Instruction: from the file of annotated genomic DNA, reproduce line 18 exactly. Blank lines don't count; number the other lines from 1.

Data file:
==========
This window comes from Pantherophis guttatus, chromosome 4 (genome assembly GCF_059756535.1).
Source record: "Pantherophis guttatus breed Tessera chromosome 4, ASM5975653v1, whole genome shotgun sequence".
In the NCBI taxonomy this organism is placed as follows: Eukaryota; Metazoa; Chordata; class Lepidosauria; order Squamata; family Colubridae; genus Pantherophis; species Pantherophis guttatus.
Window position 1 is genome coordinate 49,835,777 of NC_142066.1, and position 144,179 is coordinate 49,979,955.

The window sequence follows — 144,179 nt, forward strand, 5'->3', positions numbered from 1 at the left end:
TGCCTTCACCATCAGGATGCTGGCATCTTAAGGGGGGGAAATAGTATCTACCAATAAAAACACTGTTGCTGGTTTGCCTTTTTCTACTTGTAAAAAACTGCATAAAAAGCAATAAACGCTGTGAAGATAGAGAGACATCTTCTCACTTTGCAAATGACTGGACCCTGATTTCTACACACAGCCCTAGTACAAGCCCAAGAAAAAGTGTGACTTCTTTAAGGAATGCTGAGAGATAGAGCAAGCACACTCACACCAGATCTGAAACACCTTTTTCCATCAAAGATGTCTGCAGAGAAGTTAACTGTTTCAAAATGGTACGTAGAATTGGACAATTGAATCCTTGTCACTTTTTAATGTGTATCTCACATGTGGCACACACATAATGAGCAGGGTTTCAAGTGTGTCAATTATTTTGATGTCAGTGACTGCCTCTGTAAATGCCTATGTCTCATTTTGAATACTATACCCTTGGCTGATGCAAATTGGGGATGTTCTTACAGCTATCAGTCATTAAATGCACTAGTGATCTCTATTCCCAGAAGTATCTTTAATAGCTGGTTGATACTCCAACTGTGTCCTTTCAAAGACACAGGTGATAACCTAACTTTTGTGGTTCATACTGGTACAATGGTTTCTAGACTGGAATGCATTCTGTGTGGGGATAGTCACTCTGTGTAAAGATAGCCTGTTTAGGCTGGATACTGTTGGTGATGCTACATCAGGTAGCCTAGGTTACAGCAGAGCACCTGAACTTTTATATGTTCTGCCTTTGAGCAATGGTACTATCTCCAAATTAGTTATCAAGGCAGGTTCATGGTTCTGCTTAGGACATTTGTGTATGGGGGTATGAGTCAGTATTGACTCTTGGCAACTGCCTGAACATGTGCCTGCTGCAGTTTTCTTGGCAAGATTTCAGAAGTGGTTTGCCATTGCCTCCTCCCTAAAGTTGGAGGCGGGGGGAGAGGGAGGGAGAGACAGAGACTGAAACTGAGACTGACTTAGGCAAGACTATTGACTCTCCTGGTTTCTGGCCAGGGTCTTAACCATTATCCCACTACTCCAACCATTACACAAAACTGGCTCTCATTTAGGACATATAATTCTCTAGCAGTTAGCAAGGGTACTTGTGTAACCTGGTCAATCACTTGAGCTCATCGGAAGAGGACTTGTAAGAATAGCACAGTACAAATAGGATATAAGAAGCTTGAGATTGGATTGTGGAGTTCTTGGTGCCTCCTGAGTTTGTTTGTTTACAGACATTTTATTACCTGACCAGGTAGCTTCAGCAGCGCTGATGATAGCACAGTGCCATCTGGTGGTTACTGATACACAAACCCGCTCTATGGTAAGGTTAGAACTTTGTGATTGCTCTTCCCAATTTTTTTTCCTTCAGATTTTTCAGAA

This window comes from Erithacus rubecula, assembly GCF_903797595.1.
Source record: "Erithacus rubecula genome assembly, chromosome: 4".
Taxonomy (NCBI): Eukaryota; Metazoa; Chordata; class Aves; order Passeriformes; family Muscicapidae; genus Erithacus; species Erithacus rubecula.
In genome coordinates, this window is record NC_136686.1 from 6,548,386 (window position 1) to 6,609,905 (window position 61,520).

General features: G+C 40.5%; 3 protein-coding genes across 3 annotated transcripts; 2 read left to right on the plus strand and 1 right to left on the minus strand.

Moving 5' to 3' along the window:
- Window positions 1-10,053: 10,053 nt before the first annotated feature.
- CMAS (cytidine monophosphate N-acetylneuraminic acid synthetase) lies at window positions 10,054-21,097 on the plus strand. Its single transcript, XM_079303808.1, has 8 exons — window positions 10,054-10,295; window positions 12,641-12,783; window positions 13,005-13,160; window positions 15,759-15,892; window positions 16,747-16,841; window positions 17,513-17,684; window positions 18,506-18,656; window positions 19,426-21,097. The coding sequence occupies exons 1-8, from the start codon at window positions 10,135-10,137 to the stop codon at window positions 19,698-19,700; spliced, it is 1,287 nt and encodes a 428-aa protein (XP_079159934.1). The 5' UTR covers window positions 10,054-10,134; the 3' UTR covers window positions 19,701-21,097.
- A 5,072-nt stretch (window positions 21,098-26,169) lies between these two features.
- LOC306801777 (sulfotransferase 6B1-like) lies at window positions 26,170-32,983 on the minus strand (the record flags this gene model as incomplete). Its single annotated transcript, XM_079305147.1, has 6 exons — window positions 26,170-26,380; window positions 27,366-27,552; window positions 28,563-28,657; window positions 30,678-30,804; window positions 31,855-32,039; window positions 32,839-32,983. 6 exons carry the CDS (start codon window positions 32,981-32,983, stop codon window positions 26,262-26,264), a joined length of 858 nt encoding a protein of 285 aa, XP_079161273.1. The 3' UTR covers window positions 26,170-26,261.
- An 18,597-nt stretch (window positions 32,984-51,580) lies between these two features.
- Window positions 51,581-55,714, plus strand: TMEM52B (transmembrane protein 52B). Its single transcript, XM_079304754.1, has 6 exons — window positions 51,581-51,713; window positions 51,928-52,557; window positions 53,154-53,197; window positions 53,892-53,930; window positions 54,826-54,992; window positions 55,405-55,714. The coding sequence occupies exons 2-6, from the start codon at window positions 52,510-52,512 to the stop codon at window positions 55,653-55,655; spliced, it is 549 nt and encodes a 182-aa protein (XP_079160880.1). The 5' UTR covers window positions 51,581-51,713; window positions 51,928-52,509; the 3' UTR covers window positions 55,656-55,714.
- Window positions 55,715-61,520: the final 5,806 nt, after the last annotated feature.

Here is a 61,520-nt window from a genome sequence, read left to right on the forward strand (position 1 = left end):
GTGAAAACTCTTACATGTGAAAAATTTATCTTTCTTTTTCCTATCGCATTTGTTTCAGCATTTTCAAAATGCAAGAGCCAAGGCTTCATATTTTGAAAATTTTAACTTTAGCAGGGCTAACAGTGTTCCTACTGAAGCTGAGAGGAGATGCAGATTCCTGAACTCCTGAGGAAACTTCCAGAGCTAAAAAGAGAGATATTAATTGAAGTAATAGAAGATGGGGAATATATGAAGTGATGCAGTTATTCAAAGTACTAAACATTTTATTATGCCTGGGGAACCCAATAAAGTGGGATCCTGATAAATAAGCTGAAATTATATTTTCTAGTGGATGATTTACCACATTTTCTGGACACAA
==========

- Window positions 51,581-55,714, plus strand: TMEM52B (transmembrane protein 52B). Its single transcript, XM_079304754.1, has 6 exons — window positions 51,581-51,713; window positions 51,928-52,557; window positions 53,154-53,197; window positions 53,892-53,930; window positions 54,826-54,992; window positions 55,405-55,714. The coding sequence occupies exons 2-6, from the start codon at window positions 52,510-52,512 to the stop codon at window positions 55,653-55,655; spliced, it is 549 nt and encodes a 182-aa protein (XP_079160880.1). The 5' UTR covers window positions 51,581-51,713; window positions 51,928-52,509; the 3' UTR covers window positions 55,656-55,714.